“It would be a presumption to think that we understand what is happening,” Gilberto Carvalho, a top aide to President Dilma Rousseff, told senators on Tuesday. “We need to be aware of the complexity of what is occurring.”
By this week, it was clear how thoroughly officials had miscalculated. At one point on Tuesday night, protesters tried to break into the Municipal Theater, where operagoers were watching Stravinsky’s “Rake’s Progress.” The doors to the elegant theater remained shut and as the show went on, they spray-painted the outside of the recently renovated structure with the words “Set Fire to the Bourgeoisie.”
So when Mr. Obama agreed this week for the first time to send small arms and ammunition to Syrian rebel forces, he had to be almost dragged into the decision at a time when critics, some advisers and even Bill Clinton were pressing for more action. Coming so late into the conflict, Mr. Obama expressed no confidence it would change the outcome, but privately expressed hope it might buy time to bring about a negotiated settlement.
Syrian rebel groups briefly took control Thursday of the only crossing between Israel and Syria, bringing the intense violence of that nation’s civil war closer than ever to the Golan Heights, where farmers were told to stay out of their fields, tourists were turned away from cherry-picking and roads were closed.
At the same time, not 70 miles away, scores of Israeli soldiers engaged in an elaborate combat exercise preparing for what is increasingly seen here as an inevitable war with Hezbollah, the Lebanese Shiite militant group that has come to the aid of President Bashar al-Assad in Syria.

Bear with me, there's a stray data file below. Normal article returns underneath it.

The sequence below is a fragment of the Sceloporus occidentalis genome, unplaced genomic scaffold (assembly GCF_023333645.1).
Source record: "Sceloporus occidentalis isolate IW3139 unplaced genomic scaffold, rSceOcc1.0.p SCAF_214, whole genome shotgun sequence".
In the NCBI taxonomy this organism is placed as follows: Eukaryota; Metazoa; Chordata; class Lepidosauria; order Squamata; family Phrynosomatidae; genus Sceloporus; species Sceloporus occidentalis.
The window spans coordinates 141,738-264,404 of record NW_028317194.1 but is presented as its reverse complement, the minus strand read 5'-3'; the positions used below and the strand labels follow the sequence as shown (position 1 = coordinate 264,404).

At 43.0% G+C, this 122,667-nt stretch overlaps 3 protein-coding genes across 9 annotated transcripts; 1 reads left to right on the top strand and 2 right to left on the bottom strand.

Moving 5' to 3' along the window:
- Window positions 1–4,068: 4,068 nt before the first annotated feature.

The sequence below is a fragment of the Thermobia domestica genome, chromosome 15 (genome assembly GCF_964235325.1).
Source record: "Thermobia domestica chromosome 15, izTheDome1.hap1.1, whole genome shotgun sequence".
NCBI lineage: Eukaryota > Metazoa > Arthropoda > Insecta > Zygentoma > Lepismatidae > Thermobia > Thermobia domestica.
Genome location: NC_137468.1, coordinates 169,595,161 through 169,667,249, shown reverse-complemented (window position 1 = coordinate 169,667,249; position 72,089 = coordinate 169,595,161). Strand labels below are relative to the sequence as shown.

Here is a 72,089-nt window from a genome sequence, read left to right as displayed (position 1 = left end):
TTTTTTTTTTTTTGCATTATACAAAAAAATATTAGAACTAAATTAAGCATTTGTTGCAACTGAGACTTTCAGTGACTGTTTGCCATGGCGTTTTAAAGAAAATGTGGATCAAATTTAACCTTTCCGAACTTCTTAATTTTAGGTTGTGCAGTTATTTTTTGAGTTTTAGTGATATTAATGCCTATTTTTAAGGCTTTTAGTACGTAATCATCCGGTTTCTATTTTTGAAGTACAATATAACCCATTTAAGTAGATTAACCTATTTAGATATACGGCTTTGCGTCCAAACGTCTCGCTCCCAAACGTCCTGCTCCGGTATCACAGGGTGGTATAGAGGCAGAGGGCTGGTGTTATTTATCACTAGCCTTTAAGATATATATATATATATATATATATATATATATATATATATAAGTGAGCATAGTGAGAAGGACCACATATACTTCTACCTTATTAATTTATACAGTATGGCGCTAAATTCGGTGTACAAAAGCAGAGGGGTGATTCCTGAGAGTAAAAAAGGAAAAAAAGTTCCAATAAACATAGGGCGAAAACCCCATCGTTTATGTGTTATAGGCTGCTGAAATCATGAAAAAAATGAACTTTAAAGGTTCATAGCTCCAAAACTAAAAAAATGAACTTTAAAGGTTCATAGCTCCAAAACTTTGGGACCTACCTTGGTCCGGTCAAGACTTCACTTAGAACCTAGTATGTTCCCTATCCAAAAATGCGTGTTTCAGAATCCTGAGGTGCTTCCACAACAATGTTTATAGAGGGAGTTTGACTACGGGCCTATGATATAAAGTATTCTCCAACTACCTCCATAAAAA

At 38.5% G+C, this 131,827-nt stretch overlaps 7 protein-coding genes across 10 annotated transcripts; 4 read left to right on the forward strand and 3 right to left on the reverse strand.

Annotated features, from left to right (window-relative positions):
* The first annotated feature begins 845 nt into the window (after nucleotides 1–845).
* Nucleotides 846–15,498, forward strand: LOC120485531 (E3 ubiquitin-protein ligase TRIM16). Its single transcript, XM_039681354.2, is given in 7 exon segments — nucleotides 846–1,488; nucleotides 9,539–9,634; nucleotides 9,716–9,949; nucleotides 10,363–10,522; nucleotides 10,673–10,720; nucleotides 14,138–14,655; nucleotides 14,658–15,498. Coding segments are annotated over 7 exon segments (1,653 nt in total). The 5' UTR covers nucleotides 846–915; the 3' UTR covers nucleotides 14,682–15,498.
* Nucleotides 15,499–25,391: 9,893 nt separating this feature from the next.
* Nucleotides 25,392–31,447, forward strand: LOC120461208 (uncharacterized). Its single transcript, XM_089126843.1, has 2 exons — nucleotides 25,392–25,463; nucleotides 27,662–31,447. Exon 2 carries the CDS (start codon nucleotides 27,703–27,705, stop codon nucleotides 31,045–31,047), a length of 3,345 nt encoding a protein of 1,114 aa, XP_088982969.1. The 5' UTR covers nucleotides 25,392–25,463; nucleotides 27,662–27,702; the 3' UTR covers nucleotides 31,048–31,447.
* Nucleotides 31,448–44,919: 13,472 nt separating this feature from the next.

“It’s really a situation that is not clear, and can take a turn at any moment,” warned Aviv Oreg, a major in the military reserves who founded Ceifit, a firm offering research and analysis on global jihad. “As soon as one bomb would leak and hit a kindergarten, that’s a whole new ballgame.”
Six months ago, as rocket fire was falling on Tel Aviv, my six-year-old daughter had to pay her first visit to a bomb shelter. On Monday, she had to pay her second and third visits.
On Sunday night, before she went to bed, we had reminded her that sirens would be going off the next day, and that she shouldn’t be afraid of them. Yes, yes, she said, impatiently brushing us off; she knows it’s a drill.
Along with all Israeli children, and the small part of the adult population willing to play a role, at 12:30 p.m. Monday she was duly marched by a teacher to the shelter. At 7:05 p.m. it was our turn as parents to run through the drill at home.
Such drills are not a novelty to Israelis, but the more a potential war seems imminent, the more sober they become. All day, radio announcers remind us: “In case of real emergency, another siren will be heard.”
Indeed, in recent weeks there was hardly a day without someone discussing the possibility of real war. Israel, as the New York Times reported less than a week ago, is reluctantly being dragged into Syria’s turmoil.
The numbers tell the story: U.S. oil production has reversed its 30-plus year decline; U.S. imports from OPEC producers have fallen more than 20 percent in the past three years; U.S. natural gas reserves and production are up significantly and prices have dropped 75 percent in the past five years. The International Energy Agency forecasts that the United States could become the world’s largest oil producer by 2020 and may be energy self-sufficient by 2035. That’s a game changer.
While this is not a free lunch, it should not be feared. The production process is complicated and expensive, and if the industry is not careful there can be risks to the environment. But the potential is staggering. Significant domestic job growth and economic expansion has begun.
The only problem here is that it could destabilize existing oil and gas exporting countries like Russia and Venezuela. Since both are already unstable, decreasing energy prices could start revolutions. In the case of Russia, that might be very bad news for the rest of us.